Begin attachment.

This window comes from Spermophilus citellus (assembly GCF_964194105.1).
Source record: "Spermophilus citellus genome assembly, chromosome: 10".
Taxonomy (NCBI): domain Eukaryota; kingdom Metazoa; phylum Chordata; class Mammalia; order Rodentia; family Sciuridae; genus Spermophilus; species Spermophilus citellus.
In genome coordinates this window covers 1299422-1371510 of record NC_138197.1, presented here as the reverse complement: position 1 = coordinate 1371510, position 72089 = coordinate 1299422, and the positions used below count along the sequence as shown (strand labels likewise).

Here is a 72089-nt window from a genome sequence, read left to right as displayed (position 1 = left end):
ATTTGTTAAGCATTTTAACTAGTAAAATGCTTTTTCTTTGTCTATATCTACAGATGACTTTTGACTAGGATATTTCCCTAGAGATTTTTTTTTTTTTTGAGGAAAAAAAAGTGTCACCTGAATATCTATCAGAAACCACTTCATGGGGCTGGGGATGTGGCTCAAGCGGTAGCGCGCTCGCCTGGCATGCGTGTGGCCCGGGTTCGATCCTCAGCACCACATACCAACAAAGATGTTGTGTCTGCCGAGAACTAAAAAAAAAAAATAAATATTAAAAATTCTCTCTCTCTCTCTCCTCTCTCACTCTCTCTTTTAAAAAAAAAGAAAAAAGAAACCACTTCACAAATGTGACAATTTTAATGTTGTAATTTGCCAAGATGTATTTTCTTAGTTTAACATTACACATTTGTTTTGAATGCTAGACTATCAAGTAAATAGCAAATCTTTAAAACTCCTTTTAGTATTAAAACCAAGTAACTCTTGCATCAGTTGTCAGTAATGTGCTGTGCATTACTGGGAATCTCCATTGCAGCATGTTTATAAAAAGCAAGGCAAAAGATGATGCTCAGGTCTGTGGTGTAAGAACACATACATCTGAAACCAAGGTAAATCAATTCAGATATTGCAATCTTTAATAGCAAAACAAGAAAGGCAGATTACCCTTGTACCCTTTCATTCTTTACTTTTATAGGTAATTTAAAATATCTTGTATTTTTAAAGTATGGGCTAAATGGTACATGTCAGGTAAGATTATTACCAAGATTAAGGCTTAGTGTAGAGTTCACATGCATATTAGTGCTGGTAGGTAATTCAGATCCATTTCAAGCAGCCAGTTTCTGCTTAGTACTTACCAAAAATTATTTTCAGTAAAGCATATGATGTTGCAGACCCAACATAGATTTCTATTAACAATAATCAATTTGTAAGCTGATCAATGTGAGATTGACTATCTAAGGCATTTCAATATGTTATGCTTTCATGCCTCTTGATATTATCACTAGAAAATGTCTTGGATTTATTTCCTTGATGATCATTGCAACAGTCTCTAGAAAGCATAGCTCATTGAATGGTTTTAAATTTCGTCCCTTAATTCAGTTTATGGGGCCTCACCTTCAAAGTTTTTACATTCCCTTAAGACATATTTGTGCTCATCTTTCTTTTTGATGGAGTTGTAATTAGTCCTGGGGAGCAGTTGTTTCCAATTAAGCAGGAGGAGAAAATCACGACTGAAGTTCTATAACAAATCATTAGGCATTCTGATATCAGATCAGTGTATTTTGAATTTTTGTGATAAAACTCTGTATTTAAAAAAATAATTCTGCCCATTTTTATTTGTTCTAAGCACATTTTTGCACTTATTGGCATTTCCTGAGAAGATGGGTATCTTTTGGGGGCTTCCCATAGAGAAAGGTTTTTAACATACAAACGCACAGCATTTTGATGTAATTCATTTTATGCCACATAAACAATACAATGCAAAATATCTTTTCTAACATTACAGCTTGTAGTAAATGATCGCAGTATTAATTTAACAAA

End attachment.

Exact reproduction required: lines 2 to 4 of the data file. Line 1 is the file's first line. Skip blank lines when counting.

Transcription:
Source record: "Spermophilus citellus genome assembly, chromosome: 10".
Taxonomy (NCBI): domain Eukaryota; kingdom Metazoa; phylum Chordata; class Mammalia; order Rodentia; family Sciuridae; genus Spermophilus; species Spermophilus citellus.
In genome coordinates this window covers 1299422-1371510 of record NC_138197.1, presented here as the reverse complement: position 1 = coordinate 1371510, position 72089 = coordinate 1299422, and the positions used below count along the sequence as shown (strand labels likewise).